Last weekend I ditched the usual urban comforts – mattress & duvet to sleep on, kitchen appliances to prepare/store food with, internet coverage, being within walking distance of the nearest Strawberries & Cream Frappuccino (because folks, it is that time of year again) – to head up to the Scottish Highlands to supervise another Duke of Edinburgh’s Award Scheme Expedition and camp out in the wilderness for three consecutive nights.
This time around the groups – Silver-level on their Qualifying Expedition – were in the Cairngorms walking a circuit through the Lairig Ghru. The Lairig Ghru (pronounced something close to “Larry Groo”) is a famous, popular valley for hikers to traipse through. Characterised by a tetchy boulder field in the middle, steep scree slopes and general remoteness it is a demanding day of walking to get through. The last time I walked through there was during my own DoE, as a Gold practice expedition. My responsibility was to shadow the groups from a distance was they walked through the pass, and camp with them at Corrour Bothy as the designated “responsible adult”. I had a day in the middle to myself for climbing the nearby mountains whilst I waited for the 3rd and final group to reach me.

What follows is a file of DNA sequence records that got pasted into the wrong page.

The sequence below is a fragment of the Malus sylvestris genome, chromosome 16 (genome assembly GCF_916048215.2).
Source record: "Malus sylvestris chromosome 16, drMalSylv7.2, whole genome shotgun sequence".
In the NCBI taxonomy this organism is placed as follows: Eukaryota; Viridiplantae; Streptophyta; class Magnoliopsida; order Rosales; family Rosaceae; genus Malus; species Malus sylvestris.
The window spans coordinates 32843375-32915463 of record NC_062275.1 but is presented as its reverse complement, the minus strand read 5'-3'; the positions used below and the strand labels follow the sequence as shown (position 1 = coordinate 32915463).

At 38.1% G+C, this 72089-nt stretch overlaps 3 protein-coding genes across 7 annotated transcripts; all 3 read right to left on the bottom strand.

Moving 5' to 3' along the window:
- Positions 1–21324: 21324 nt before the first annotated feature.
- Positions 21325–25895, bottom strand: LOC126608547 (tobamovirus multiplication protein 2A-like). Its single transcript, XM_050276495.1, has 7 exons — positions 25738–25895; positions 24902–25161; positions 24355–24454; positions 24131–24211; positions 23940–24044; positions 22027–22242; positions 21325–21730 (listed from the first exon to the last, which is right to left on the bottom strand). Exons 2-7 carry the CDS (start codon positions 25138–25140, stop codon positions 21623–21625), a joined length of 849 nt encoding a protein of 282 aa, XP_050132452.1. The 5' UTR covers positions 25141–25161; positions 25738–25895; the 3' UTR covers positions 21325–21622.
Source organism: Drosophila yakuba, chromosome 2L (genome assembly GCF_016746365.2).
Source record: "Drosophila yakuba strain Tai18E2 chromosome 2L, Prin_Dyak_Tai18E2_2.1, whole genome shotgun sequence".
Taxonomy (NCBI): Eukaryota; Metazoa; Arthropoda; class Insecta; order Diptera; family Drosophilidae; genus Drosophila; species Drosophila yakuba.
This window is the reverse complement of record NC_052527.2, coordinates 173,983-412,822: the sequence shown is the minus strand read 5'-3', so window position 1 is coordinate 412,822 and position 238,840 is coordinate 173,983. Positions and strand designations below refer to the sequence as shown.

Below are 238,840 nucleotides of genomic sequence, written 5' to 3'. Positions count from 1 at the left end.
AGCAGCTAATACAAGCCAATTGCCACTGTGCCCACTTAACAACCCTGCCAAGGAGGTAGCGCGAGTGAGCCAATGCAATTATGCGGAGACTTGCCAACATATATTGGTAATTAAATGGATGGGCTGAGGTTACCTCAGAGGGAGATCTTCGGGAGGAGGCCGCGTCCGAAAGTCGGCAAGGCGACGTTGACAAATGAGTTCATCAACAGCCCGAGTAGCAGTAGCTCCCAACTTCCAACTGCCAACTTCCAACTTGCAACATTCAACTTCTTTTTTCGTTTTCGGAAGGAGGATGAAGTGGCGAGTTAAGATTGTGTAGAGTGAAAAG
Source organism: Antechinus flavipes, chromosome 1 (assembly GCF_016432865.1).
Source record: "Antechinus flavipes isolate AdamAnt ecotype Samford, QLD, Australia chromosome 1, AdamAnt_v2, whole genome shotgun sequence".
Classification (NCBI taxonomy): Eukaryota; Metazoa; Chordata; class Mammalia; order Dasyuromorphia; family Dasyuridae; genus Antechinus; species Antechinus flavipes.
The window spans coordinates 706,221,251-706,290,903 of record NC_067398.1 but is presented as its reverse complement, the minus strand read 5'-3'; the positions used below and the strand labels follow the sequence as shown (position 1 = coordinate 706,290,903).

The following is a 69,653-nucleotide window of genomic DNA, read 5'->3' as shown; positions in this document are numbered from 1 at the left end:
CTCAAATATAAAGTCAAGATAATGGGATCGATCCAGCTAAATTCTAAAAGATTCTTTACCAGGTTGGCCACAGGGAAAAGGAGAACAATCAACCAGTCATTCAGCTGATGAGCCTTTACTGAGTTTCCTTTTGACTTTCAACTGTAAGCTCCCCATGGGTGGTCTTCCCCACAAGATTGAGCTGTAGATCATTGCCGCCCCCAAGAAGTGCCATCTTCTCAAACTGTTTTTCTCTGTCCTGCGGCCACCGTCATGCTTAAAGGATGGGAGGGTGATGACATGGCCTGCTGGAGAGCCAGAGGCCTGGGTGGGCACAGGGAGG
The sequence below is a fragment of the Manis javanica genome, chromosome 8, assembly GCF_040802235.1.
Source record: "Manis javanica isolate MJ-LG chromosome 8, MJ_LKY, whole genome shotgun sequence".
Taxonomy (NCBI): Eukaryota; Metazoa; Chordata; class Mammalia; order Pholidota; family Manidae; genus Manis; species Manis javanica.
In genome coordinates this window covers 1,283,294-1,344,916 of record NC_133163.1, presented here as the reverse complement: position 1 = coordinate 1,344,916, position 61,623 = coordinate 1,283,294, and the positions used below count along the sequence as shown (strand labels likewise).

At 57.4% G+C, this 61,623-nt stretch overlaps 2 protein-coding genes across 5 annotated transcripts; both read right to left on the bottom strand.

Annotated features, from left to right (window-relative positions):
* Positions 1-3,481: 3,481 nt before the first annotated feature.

The weather for the Bank Holiday weekend was 66.67% great – in that it was fantastic for 2 days but incessantly drizzling on the 1st. Statistically, that’s quite good-going for a DoE weekend.
Anyway, I got to enjoy the rugged fierceness of the Scottish Highlands, unwind from my hectic city-slicker lifestyle (hah!) and climb up a couple of mountains (Cairn Toul and Devils Point) to admire the panorama.
Like I have said before…I like the fact that I’m a product of this beautiful country.
Note: The title is reference to a song I’ve been listening to a lot, “Take Me Home, Country Roads” sung by Olivia Newton-John. I appreciate that the song is about West Virginia, USA…but I think the sentiment can be shared over on this side of the Atlantic.